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January 30, 2017 /
Let’s Talk About Roasting

This is a post about how to talk about coffee roasts. It isn’t a post about how to roast coffee (although there’s some nuggets in there).

As I was typing up a post about extraction evenness in regards to roasting (which I promise I will get to soon), I realised that the language we use to describe roasting is terribly inconsistent. I was constantly interrupting myself to add notes about why I used particular words and how I believe things work. It was also suffering from diplomacy. So please let me avoid any interruption or tongue-holding and get straight to the point.

[disclaimer] These are my opinions and I have no doubt many coffee professionals will disagree with a lot of it. I’m not trying to be negative or insulting. Please read this how I wrote it; with a neutral, friendly tone that’s aiming to help, not hinder.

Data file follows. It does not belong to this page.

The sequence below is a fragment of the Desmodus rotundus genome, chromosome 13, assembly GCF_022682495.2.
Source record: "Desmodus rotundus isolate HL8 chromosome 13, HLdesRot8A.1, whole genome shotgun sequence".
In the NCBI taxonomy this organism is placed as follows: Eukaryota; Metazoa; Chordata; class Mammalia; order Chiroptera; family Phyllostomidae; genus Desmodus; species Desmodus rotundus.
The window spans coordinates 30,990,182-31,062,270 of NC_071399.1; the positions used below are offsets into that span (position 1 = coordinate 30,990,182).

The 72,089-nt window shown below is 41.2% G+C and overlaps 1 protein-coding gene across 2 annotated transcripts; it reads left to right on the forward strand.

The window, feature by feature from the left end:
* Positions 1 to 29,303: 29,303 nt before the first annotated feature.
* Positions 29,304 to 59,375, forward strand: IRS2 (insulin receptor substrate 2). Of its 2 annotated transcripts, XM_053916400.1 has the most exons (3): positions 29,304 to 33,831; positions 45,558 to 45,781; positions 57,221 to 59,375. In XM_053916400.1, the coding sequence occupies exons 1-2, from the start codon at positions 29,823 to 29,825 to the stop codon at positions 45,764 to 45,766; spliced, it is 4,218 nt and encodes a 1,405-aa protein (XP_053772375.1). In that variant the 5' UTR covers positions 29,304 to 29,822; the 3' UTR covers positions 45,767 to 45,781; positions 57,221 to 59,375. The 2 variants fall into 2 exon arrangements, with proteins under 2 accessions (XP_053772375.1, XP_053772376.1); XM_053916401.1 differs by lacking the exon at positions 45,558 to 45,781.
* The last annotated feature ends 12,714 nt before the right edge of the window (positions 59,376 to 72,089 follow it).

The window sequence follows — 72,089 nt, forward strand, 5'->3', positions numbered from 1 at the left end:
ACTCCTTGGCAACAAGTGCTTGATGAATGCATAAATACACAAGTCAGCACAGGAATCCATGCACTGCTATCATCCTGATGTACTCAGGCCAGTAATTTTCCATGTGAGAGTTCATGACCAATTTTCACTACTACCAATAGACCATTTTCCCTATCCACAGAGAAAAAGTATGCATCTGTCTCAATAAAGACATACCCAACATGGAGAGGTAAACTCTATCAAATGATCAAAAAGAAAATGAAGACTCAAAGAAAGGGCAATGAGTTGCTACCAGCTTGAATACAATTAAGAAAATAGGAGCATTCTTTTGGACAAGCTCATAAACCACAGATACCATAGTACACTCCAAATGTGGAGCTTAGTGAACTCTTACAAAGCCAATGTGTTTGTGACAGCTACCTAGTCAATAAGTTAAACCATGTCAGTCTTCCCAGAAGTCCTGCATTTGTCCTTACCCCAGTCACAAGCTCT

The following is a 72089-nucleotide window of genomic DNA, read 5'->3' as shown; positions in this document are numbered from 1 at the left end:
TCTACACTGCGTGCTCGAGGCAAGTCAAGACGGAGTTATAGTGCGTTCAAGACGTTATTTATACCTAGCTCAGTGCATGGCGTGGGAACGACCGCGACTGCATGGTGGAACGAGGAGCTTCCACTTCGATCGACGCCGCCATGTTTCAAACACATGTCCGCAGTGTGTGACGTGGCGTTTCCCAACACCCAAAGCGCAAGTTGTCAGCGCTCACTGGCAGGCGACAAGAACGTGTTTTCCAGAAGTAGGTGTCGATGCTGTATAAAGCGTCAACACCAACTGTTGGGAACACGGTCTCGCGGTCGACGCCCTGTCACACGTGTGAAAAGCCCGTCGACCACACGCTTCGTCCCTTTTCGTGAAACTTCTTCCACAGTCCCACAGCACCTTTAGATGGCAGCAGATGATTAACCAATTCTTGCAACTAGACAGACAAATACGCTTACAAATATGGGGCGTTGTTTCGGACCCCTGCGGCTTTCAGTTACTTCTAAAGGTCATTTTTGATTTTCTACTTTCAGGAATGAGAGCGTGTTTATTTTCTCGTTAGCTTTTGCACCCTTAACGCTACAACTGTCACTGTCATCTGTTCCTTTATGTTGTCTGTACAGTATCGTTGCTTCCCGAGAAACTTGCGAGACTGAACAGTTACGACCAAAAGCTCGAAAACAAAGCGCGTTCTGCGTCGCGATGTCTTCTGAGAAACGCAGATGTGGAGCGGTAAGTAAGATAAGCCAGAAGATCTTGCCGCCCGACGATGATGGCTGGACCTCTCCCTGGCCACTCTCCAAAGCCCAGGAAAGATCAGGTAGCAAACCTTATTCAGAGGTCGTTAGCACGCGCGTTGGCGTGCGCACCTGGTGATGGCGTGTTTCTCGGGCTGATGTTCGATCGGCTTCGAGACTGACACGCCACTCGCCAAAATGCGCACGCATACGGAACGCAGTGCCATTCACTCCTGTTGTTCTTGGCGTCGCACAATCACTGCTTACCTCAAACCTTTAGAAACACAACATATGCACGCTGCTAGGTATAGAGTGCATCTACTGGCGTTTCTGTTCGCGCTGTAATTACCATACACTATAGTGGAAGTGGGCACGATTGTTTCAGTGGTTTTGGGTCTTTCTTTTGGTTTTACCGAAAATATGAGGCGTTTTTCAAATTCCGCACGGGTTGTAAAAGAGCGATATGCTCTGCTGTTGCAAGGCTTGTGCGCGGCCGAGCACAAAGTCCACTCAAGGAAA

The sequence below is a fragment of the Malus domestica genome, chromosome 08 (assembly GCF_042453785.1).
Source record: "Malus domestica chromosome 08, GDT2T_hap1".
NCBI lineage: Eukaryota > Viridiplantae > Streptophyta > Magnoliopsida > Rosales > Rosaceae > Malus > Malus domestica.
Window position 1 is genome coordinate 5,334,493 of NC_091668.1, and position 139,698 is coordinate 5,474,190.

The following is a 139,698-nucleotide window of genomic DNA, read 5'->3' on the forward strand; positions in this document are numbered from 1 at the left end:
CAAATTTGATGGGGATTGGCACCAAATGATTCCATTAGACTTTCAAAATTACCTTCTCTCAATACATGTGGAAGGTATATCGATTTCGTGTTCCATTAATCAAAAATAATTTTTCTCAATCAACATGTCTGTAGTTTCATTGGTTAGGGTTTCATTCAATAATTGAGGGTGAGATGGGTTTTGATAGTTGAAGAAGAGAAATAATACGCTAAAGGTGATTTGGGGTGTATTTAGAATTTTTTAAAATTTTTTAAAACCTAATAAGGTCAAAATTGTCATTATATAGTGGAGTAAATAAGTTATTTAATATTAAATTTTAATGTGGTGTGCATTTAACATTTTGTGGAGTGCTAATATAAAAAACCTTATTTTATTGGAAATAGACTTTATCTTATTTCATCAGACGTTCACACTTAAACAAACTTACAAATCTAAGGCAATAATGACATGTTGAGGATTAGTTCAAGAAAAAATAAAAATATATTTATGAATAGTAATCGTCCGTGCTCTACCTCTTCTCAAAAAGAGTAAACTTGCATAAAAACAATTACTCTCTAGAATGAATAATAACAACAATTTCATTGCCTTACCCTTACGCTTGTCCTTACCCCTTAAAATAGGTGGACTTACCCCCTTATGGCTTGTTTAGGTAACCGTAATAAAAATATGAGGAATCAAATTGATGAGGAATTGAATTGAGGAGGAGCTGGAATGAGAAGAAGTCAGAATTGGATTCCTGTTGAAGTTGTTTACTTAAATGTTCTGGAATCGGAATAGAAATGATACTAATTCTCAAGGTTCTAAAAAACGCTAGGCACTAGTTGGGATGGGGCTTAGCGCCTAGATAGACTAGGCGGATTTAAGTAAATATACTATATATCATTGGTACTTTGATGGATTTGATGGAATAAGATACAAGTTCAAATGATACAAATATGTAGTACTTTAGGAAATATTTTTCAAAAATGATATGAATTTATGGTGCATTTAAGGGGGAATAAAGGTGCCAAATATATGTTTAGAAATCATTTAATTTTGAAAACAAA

Roasting is incredibly complex, but there’s 3 main sliding scales that we can use to describe a roast no matter how it went down.

Colour:
Dark to Light.

Development:
Overdeveloped to Underdeveloped.

End Speed:
Baked to Stalled.

Every roast sits somewhere between these 6 extremes. Upon drinking a coffee you can usually identify where it sits on those three scales. Each of them has obvious identifying flavours and make the coffee behave in different ways.

Colour

Colour should be easy, but it’s often used to describe all three scales in different combinations. This makes it really hard to understand what someone’s on about. Basically, the end temperature of the roast determines colour.

Dark Roasts

Darker roasts experience higher temperatures in the roaster. They have absorbed more energy which creates more dry-distillates and Maillard reactions. They have minimal acidity and can taste truly terrible (ash, toast, tobacco, burnt toffee etc.). Sometimes, under skilled hands, they’re palatable. Traditionally, darker roasts are assumed to have more body and sweetness. This isn’t true. Dark roasts can be completely lacking in sweetness and mouthfeel.